Sam & Max Episode 202: Moai Better Blues
Review By: Jared Black
Developer: Telltale Games
Publisher: Telltale Games
Genre: Adventure
ESRB: Teen
# Of Players: 1
Online Play: No
Accessories: Premieres on GameTap, with a worldwide release the following day via Telltale Games
Buy Now: Buy Sam & Max Episode 202: Moai Better Blues at!


Season two of everyone’s favorite episodic series got off to a fantastic start in Ice Station Santa, a witty and twisted episode that found Sam & Max squaring off against a demon-possessed Santa. Episode 202 picks up mere moments after the duo returns from the North Pole, when they find a gigantic triangular dimensional portal chasing Sybil down the street. Turns out the portal leads to Easter Island, where Sam and Max are tasked with stopping a volcanic eruption and saving the island’s population of sentient Moai heads and famous perpetual babies.

The jokes this time primarily revolve around the island’s bizarre inhabitants. The three Moai heads that task Sam & Max with fulfilling their ancient prophecy and saving the island include one buried past its mouth (yet futilely tries to communicate) that controls lightning, a female that can command the wind, and a humorless male that controls the power of earth. The island is also home to the baby forms of several lost celebrities, including Amelia Earhardt, D.B. Cooper, the Lindbergh baby, and Glen Miller.

Sam & Max Episode 202: Moai Better Blues

This cast of characters just isn’t up to the series’ usual standards though, and as a result the jokes fall a bit flat. Perhaps it’s the generation gap, but the babies just aren’t that funny and their jokes are obvious ones you’d expect given their reputations as adults. For example, D.B. Cooper makes several jokes about his great escapes, but they just aren’t that funny if you do know whom he is, and I imagine too obscure to matter to gamers that don’t know who he is. The Moai heads aren’t particularly interesting either, aside from one unexpected turn at the end of the game that’s good for a laugh. There’s another set of inhabitants on the island too in the form of underwater sea monkeys, but their accents make their dialog tedious aside from a few chuckles. That’s not to say that the game isn’t funny, because this is Sam & Max after all so it definitely is, but this is a series with extremely high standards and this installment just doesn’t live up to that. In fact, most of the best laughs come from interaction with the environment instead of the characters, in particular several digs at popular video games (the Metal Gear Solid reference is golden).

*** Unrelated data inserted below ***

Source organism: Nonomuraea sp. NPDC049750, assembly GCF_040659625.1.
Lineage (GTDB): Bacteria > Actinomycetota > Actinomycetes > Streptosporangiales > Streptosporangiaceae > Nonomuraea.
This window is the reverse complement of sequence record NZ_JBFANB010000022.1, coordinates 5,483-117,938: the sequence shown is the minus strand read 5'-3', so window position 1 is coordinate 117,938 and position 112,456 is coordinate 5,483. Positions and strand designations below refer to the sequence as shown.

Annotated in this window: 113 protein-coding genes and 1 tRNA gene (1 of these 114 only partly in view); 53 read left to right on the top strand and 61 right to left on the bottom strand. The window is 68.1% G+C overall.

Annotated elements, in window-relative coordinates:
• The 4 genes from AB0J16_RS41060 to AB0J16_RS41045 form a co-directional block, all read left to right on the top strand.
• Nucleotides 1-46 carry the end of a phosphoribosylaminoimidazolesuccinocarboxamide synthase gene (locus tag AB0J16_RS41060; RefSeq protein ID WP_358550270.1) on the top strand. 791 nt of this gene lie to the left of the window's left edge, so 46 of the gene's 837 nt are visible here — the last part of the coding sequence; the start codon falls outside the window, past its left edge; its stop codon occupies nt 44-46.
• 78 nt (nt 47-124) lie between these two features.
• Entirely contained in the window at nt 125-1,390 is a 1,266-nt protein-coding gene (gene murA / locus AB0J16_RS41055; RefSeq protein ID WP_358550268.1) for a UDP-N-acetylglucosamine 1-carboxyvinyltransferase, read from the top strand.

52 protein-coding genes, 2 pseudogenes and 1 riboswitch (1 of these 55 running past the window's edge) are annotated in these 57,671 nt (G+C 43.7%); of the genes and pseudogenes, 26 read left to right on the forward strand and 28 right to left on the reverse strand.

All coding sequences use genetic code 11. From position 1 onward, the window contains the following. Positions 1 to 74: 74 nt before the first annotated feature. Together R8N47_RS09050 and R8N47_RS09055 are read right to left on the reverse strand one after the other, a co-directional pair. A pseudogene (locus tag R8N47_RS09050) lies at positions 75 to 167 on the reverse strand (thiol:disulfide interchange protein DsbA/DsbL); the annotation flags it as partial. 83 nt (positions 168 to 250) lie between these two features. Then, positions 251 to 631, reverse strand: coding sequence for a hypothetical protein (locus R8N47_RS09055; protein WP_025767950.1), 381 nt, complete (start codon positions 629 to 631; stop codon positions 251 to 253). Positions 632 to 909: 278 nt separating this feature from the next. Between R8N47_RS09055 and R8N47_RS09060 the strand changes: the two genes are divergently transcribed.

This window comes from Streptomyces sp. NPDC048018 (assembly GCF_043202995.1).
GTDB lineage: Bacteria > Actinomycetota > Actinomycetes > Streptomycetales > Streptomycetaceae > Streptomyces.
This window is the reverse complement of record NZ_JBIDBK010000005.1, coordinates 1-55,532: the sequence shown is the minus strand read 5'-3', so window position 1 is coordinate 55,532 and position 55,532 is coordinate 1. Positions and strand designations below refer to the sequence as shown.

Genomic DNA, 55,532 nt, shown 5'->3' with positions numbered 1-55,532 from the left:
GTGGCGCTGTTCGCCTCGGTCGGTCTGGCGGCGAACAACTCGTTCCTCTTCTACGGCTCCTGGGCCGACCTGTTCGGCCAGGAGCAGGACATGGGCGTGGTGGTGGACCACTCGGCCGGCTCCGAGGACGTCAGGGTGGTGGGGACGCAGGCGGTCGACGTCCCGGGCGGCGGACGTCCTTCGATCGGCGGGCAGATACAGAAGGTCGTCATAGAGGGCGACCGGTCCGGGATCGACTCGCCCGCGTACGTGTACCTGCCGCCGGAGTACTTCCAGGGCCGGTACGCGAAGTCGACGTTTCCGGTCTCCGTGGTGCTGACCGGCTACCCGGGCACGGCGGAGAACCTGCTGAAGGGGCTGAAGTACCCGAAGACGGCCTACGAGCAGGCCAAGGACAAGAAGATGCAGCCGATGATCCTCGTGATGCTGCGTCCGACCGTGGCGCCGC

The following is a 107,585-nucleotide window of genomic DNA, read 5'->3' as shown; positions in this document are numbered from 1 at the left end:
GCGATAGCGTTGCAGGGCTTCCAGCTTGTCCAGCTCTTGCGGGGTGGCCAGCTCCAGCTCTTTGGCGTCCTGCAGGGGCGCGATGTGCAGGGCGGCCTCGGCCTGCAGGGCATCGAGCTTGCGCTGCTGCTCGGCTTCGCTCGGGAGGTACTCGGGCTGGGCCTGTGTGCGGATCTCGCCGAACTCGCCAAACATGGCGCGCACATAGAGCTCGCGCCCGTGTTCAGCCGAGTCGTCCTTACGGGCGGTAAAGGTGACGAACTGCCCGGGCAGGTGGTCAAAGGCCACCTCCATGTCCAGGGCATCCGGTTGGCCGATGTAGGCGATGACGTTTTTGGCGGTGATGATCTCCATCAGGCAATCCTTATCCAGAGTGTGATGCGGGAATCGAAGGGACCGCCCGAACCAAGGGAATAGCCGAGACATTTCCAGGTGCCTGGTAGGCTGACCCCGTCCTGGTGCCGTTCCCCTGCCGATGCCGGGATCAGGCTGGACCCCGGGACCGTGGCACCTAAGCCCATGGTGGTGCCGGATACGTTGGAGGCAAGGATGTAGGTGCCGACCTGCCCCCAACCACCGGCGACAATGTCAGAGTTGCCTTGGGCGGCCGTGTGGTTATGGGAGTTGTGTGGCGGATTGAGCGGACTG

Perhaps it’s just a symptom of this being the second episode in the season, but the storyline seems to stall out for much of this installment. Several characters disappear completely after brief cameos (or like Jimmy the Rat simply do nothing), and although I suspect their absences are likely to be explained later this season, it still leaves the latter half of this game painfully short on character interaction.

The puzzles don’t disappoint however, and in fact the one thing this episode truly does better than Ice Station Santa is present a more even difficulty level. This episode has a good mix of really easy and thought provoking puzzles, and smartly working through the different inventory items and listening to dialog clues will usually make the solution to a puzzle readily apparent. They aren’t particularly clever, but they are balanced.

Bottom Line:

As a bridge between the season opener and the last three episodes this season, Moai Better Blues does its job well enough. It’s easy to see that a few things are being setup for later episodes in this one, although that unfortunately leaves this game a little flat. While casual fans of the series may be able to skip this episode and not miss a whole lot, given the minimal time investment involved I still recommend playing through it anyway.

Pros:Cons:Final Score:
  • More even difficulty level than Ice Station Santa.
  • A few jokes are dead on, particularly the ones aimed at modern entertainment.
  • A little short on laughs compared to previous installments.
  • Easter Island isn’t a very exotic locale, talking Moai heads aside.

Posted: 2008-03-13 13:07:26 PST